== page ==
Subject: Once a frog, always a frog?
Subject: Once a frog, always a frog?
WHAT’S RIGHT, MALAYSIA?
Apa khabar? Here’s what we are grateful for this week:
1. Not working for Elon Musk
2. Working in Selangor means extra public holiday (for one of us).
3. We are about to exercise our duty as a Malaysian this weekend #democracyisnotdead
That said, this newsletter is all about GE15.
– Niresh Kaur, Shambavi Shankar
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Nobody sponsored us this time around
What’s the tea in Malaysia?
People are worried about anti-hopping law
Many are worried that the anti-hopping law does not really provide a safeguard against another Sheraton Move. Here are some general FAQs:
1. Can a candidate join another party after being elected?
2. Can a candidate who is sacked from his/her party join another party after being elected as an MP?
This is the loophole that is present within the anti-hopping law whereby candidates who are sacked from their parties are able to join another party. This provides room for a ‘potential frog’ to misbehave, get sacked and subsequently join another party (Sheraton again).
3. Can a party leave a coalition to join another coalition to form a government?
Respectfully, the law is confusing in this area (to all those lawyers who have our numbers, we would be happy to receive any expert opinion on this). Article 160(2) of the FC includes a coalition of parties to fall under the definition of ‘political parties’. Therefore, for example, if Bersatu decides to leave PN to join hands with PH, this act will automatically trigger Article 49A making the seats vacant.
However, one point to be noted is that it is entirely up to the Speaker to decide if an MP (who falls within the purview of Article 49A) shall have his seat vacated.
Should you be disheartened? No.
There is a way to prevent these frogs from jumping again
As cliche as this may sound, your vote matters, especially now. Now that the UNDI18 is in play, everyone above 18 is a registered voter – this substantially increases the number of voters in both rural and urban areas, and this alone can make a lot of difference. Here’s how:
1. In areas where the MPs won by a slight margin, a bigger voter turnout would have made a significant difference in the results. Now that we have a large number of new voters (remember that in the past you had to manually register to vote, now you are automatically registered), there might be a dramatic change in numbers. Who knows PH might even win in Pekan (BN’s stronghold)? 😉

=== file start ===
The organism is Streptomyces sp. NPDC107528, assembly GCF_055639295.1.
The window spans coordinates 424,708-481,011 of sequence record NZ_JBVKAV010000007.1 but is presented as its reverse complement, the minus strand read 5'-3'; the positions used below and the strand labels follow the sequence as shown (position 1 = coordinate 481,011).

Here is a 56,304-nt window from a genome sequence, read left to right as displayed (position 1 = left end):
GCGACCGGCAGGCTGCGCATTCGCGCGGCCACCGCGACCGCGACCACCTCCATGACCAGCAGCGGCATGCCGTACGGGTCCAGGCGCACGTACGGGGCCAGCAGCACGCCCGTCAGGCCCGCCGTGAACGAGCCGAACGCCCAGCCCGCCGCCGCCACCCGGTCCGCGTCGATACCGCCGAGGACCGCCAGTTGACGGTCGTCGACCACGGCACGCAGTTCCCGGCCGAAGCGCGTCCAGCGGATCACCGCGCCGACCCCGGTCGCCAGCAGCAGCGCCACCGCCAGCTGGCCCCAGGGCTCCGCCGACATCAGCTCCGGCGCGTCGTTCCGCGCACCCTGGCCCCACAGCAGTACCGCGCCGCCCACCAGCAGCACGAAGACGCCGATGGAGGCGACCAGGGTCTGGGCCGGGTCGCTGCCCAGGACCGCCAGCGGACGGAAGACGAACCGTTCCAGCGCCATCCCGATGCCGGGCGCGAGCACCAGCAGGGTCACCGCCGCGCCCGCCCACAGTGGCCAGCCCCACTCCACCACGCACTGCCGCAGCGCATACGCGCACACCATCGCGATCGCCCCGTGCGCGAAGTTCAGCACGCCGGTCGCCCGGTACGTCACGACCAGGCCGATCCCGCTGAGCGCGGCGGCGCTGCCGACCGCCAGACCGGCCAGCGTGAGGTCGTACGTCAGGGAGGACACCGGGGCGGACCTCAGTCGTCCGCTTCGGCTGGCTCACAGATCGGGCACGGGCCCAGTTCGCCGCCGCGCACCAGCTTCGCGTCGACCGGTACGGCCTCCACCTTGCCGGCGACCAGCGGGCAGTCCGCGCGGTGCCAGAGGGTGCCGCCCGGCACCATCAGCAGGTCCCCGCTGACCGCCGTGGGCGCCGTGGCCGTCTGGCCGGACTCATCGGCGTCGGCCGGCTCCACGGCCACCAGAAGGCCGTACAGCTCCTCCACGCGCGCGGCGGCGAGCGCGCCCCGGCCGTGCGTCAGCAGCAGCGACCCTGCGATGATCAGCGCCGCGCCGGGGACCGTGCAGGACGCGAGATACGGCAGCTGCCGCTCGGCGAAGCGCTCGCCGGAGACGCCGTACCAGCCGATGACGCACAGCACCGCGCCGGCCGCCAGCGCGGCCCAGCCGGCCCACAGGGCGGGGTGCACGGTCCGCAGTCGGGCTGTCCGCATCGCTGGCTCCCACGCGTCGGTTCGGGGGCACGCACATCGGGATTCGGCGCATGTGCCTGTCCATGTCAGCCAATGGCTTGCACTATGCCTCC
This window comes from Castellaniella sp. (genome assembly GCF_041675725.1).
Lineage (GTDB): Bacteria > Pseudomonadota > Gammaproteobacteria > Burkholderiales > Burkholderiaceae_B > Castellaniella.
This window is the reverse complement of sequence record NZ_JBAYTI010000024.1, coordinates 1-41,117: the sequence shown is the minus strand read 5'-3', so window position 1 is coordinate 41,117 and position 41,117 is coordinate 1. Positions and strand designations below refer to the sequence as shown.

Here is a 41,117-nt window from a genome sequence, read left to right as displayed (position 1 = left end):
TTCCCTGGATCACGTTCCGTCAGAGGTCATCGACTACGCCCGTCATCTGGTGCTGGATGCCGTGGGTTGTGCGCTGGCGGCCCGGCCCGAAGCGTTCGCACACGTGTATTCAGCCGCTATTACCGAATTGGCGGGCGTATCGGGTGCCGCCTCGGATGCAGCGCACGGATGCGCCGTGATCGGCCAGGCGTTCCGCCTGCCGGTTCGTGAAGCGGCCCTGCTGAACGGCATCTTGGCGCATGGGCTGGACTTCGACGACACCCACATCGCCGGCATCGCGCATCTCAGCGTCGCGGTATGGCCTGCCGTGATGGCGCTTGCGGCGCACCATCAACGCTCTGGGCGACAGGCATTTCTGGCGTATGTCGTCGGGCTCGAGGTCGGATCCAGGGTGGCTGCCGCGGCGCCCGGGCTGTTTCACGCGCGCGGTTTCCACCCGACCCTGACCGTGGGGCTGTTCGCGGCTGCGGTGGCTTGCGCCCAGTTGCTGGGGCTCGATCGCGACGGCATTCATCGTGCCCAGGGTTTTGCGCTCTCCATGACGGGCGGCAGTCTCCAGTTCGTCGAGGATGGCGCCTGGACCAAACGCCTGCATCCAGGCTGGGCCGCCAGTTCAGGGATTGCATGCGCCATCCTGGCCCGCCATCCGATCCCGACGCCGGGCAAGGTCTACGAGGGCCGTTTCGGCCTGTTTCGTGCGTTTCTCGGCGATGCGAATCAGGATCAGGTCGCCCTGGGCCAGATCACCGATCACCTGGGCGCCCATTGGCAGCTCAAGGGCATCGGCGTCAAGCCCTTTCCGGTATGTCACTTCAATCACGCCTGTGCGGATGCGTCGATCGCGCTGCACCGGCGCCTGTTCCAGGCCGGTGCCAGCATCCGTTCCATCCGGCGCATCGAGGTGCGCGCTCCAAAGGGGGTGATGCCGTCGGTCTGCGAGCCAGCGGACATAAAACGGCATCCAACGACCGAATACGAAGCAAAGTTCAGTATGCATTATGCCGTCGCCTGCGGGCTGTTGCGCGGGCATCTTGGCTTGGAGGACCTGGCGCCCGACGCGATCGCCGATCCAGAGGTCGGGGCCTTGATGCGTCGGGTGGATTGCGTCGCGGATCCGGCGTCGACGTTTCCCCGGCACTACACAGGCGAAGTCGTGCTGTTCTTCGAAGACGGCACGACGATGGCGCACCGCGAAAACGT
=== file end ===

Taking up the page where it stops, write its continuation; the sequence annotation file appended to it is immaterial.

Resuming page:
2. To form a government, the winning party will need to have a minimum of 112 seats to form a simple majority. If everyone goes out and votes, a party might get an absolute majority (two-third) without the need to even discuss a potential coalition.
But Malaysians made a change in 2018 and were robbed
Let’s recap and think about everything that led the country to 2018:
1. The Bersih rallies
The Bersih rallies, held worldwide, were by far the most notable rallies Malaysia has ever witnessed (to our younger subscribers, look this up and be impressed). What started as a call for clean and fair elections has now become a war cry against corruption. The impact Bersih brought about cannot be downplayed as it was one movement that made Malaysians stand up against corruption and made us witness that change is possible.
2. GE13 + Blackout protest
BN lost quite a number of popular votes (Sungai Siput for example) during GE13. The country also experienced ‘blackouts’ in certain polling centers and there were allegedly ballot boxes being illegally brought in during vote recounts. This resulted in Himpunan Black Out 2013 held throughout Malaysia.
To simply say that ‘we did so much and yet nothing happened’ means disregarding all the above efforts put forward by Malaysians all over the world (seriously look up Bersih rallies). This is an ongoing battle against injustice.
Wake up, Malaysians. Go out and vote.
General Elections General Info
(GEGI with whatsrightMY)
I think that’s enough information for today. Rest now.